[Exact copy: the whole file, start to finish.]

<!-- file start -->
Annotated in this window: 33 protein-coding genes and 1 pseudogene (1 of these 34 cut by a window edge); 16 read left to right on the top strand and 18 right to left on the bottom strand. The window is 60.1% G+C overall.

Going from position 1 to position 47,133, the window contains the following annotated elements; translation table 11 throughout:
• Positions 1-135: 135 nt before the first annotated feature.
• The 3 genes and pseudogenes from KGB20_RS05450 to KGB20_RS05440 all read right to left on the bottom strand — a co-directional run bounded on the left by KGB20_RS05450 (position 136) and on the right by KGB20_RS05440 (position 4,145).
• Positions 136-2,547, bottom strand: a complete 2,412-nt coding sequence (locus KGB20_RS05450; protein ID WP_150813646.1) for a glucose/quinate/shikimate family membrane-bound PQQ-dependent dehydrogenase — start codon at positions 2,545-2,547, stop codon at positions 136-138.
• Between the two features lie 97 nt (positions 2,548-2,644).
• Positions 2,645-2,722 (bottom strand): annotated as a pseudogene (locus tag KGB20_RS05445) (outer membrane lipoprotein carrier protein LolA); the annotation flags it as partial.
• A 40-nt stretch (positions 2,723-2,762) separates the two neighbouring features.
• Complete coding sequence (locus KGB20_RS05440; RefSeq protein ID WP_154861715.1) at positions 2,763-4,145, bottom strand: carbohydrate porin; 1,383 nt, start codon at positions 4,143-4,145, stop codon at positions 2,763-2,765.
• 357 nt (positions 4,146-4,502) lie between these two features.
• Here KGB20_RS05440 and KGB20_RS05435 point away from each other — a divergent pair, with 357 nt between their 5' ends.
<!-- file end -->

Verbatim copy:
Annotated in this window: 33 protein-coding genes and 1 pseudogene (1 of these 34 cut by a window edge); 16 read left to right on the top strand and 18 right to left on the bottom strand. The window is 60.1% G+C overall.

Going from position 1 to position 47,133, the window contains the following annotated elements; translation table 11 throughout:
• Positions 1-135: 135 nt before the first annotated feature.
• The 3 genes and pseudogenes from KGB20_RS05450 to KGB20_RS05440 all read right to left on the bottom strand — a co-directional run bounded on the left by KGB20_RS05450 (position 136) and on the right by KGB20_RS05440 (position 4,145).
• Positions 136-2,547, bottom strand: a complete 2,412-nt coding sequence (locus KGB20_RS05450; protein ID WP_150813646.1) for a glucose/quinate/shikimate family membrane-bound PQQ-dependent dehydrogenase — start codon at positions 2,545-2,547, stop codon at positions 136-138.
• Between the two features lie 97 nt (positions 2,548-2,644).
• Positions 2,645-2,722 (bottom strand): annotated as a pseudogene (locus tag KGB20_RS05445) (outer membrane lipoprotein carrier protein LolA); the annotation flags it as partial.
• A 40-nt stretch (positions 2,723-2,762) separates the two neighbouring features.
• Complete coding sequence (locus KGB20_RS05440; RefSeq protein ID WP_154861715.1) at positions 2,763-4,145, bottom strand: carbohydrate porin; 1,383 nt, start codon at positions 4,143-4,145, stop codon at positions 2,763-2,765.
• 357 nt (positions 4,146-4,502) lie between these two features.
• Here KGB20_RS05440 and KGB20_RS05435 point away from each other — a divergent pair, with 357 nt between their 5' ends.